Arguments Against Evolution Pt. 5

Missing links and a look at the Romer’s gap

The term “missing link” was coined in Darwin’s time and was used to denote the “hypothetical organisms that linked different groups, and especially humans with anthropoid apes.” Perhaps the most famous “missing links” are those linking humans to our more ape-like ancestors. The term “missing link” is misleading, however, because it supposes that all creatures are linked in a hierarchy or Chain of Being when the case is rather that all creatures share common ancestors. The term also implies that there are certain links that are missing and thus disprove the theory of evolution. Modern scientists speak of transitional forms instead of “missing links.”

Cotner and Moore define a transitional form as: “An organism having anatomical features intermediate between those of two major groups of organisms in an evolutionary sequence. Transitional forms show evolutionary sequences between lineages by having characteristics of ancestral and newer lineages. Since all populations are in evolutionary transition, a transitional form represents a particular evolutionary stage that is recognized in hindsight.” Why don’t we find something halfway between a hippo and a whale, then? Miller explains that transitional fossils are retrospective: “For example, transitional forms are not to be found between living whales and their closest living relatives the hippos, but between whales and their common ancestors with the hippos. Such forms will be unlike anything living today. Transitional forms are found by moving down the tree of life into the past, not by trying to jump from limb to limb.”

Keith B. Miller addresses two errors with regard to the fossil record and missing links: “There are two opposite errors that need to be countered about the fossil record: (1) that it is so incomplete as to be of no value in interpreting patterns and trends in the history of life, and (2) that it is so good that we should expect a relatively complete record of the details of evolutionary transitions within most or all lineages.”

David H. Bailey states that many of the gaps pointed out by creationists have been filled over the past few decades. Dawkins states that “for a large number of fossils, a good cause can be made that every one of them is an intermediate between something and something else.” It is true that there are gaps in the fossil record, but that is exactly what one would expect if one takes into consideration the difficult process of fossilization and the amount of strata which have been excavated. A rare occurrence known as fossil Lagerstätten took place where one encounters thick layers of fossil-rich rock. These are very rare indeed. Organisms that lack hard parts (eg. Ediacaran organisms, sponges, plants) have very little hope to be fossilized and even when an organism has hard parts, dissolution and recrystallization could erase any traces of fossilization. Erosion and changes in the formation of rock can also destroy fossil evidence. Terrestrial organisms are less likely to be fossilized than those in aquatic environments, because sediments in water increase the chances of fossilization. Even when there are fossil-rich layers, these may be situated in inaccessible places, e.g. on the bottom of the sea or in the subsurface. Long-lived and abundant species stand a bigger chance of being preserved in the fossil record than short-lived or scarce species. For example, a fossil impala would be more probable than a fossil aardvark. As Charles Darwin stated: “The crust of the earth is a vast museum; but the natural collections have been imperfectly made, and only at long intervals of time.”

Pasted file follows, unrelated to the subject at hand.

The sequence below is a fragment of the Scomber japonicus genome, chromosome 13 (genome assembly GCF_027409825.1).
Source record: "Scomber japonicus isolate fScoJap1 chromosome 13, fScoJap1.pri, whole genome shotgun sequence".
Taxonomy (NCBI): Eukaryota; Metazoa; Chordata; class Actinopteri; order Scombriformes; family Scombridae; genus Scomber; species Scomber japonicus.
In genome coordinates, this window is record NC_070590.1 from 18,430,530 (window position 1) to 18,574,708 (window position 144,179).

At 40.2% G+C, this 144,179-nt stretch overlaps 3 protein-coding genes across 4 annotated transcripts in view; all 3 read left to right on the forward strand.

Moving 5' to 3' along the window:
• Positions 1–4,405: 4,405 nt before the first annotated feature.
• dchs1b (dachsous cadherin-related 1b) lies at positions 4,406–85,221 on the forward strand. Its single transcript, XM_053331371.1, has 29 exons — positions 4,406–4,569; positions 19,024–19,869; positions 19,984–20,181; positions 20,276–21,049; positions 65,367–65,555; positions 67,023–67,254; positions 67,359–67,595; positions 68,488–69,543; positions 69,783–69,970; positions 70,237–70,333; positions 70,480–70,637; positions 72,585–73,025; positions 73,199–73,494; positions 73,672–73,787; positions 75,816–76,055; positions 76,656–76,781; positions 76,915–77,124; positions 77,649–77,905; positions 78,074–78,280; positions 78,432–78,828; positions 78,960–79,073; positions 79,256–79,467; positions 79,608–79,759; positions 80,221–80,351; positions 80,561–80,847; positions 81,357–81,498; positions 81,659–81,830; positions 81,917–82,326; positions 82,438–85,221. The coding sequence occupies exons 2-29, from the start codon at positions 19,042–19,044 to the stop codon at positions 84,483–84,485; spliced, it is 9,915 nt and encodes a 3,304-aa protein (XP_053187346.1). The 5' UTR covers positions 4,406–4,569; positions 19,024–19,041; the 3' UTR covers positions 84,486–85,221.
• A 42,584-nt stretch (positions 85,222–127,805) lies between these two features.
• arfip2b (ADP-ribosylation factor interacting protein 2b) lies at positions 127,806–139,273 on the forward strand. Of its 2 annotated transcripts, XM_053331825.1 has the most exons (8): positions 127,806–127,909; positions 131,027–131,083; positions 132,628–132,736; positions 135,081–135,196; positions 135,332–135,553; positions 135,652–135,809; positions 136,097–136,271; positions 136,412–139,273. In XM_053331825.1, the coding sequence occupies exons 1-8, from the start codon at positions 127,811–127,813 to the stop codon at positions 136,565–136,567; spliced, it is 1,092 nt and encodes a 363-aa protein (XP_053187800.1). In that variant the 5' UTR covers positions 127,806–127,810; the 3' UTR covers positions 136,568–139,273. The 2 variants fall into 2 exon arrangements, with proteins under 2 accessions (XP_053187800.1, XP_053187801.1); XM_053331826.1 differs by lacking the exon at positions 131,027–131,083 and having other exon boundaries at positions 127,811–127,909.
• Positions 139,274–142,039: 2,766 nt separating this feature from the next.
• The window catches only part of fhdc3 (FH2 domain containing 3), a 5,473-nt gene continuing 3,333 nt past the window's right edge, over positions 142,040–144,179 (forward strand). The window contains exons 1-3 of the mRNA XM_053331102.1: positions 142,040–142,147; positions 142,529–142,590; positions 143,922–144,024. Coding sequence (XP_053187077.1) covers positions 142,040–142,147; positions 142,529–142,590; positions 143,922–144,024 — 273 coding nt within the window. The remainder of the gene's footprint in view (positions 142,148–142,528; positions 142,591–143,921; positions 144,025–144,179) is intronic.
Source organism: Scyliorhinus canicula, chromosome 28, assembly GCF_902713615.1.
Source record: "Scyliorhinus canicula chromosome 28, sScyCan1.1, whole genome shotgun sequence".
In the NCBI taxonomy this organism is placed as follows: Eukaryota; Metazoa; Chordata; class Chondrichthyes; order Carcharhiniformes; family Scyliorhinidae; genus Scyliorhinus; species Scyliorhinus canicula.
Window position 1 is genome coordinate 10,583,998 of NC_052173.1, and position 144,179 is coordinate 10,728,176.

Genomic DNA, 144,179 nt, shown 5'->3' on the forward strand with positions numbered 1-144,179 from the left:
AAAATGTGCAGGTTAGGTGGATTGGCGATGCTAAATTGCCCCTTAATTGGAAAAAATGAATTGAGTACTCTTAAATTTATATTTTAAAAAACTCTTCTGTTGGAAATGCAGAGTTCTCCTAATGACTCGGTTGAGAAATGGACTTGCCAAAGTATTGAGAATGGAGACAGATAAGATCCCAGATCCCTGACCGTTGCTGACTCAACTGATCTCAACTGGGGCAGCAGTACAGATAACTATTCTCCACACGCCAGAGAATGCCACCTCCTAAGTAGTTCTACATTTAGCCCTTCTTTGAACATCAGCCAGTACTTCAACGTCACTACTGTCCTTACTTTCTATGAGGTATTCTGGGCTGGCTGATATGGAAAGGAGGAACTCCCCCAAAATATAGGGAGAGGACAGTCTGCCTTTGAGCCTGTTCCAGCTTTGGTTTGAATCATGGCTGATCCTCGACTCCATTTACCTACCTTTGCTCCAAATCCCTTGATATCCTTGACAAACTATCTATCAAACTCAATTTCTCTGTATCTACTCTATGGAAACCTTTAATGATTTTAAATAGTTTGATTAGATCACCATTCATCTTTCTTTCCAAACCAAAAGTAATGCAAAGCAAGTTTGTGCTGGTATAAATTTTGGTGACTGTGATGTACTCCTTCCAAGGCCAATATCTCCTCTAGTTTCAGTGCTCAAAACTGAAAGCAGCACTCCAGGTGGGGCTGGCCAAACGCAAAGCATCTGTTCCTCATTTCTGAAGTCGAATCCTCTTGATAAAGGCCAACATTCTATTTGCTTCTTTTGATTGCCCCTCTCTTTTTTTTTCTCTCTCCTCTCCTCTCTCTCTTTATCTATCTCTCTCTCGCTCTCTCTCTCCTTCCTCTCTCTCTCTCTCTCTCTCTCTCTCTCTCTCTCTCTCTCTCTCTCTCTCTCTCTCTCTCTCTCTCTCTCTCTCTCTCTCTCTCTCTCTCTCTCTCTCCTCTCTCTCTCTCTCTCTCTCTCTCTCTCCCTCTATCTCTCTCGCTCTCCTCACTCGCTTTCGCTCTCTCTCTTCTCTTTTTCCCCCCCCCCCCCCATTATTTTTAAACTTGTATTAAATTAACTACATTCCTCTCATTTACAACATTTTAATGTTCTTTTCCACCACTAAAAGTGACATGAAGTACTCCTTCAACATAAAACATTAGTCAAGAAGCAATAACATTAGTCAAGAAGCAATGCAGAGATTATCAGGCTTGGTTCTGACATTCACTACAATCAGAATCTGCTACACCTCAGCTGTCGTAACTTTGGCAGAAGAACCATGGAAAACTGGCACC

One famous gap in the fossil record is called Romer’s gap and spans from the end of the Devonian period (about 360 million years ago) and the early Carboniferous period (about 340 million years ago). This gap basically correlates to the evolution of fish into amphibians. Several of these transitional forms have been discovered:

  • Eusthenopteron foordi, discovered in 1881 in a collection of Canadian fossils, is an example from the late Devonian period. At the bases if its fins, this creature had bones which are analogous to those of terrestrial animals. Eusthenopteron looked like a fish and probably spent its life in water.
  • Panderichthys rhombolepis is another specimen from the Devonian. It had less fins and thicker ribs than fish. Thicker ribs are needed to support the body when the creature is out of the water, but Panderichthys probably lived mostly in water.
  • Ichthyostega stensioei and Acanthostega gunnari looked like fish with legs. Their cranial structure and skeletons resembled that of a fish, but their ribs were even thicker than those of Panderichthys. Both creatures could breathe air. Between the two, Ichthyostega probably spent more time on land than Acanthostega and moved like a seal does on land. Ictheostega would be the first known vertebrate that did not move like a fish. In fish, the hyomandibular bone serves to support the gills. This bone corresponds to the ear bone in mammals, also called the stapes. In Acanthostega the stapes resemble the hyomandibular bone of a fish and could not vibrate, thus rendering it useless for the purposes of hearing. Later, in the Carboniferous period, amphibians possessed a hyomandibular bone that could be used for hearing.
  • Tiktaalik roseae was discovered in 2004 and had amphibian-like skull, neck, ribs, elbows, wrists, and fingers, yet had fins, scales, and gills like a fish. It could probably prop itself up using the elbows, wrists, and fingers. Tiktaalik did not have gill plates and could thus move its head from side to side.

Also see: http://waitbutwhy.com/2013/12/your-ancestor-is-jellyfish.html for a cute family history

Sources:

Bailey, D H 2010. Creationism and intelligent design: Scientific and theological difficulties. Dialogue: A journal of Mormon Thought 43/3, 62-81.

Cotner, S & Moore, R 2011. Arguing for evolution: An encyclopedia for understanding science. Greenwood: Santa Barbara.

Daintith, J & Martin, E (eds.) 2010. Oxford dictionary of science. Oxford: Oxford University Press.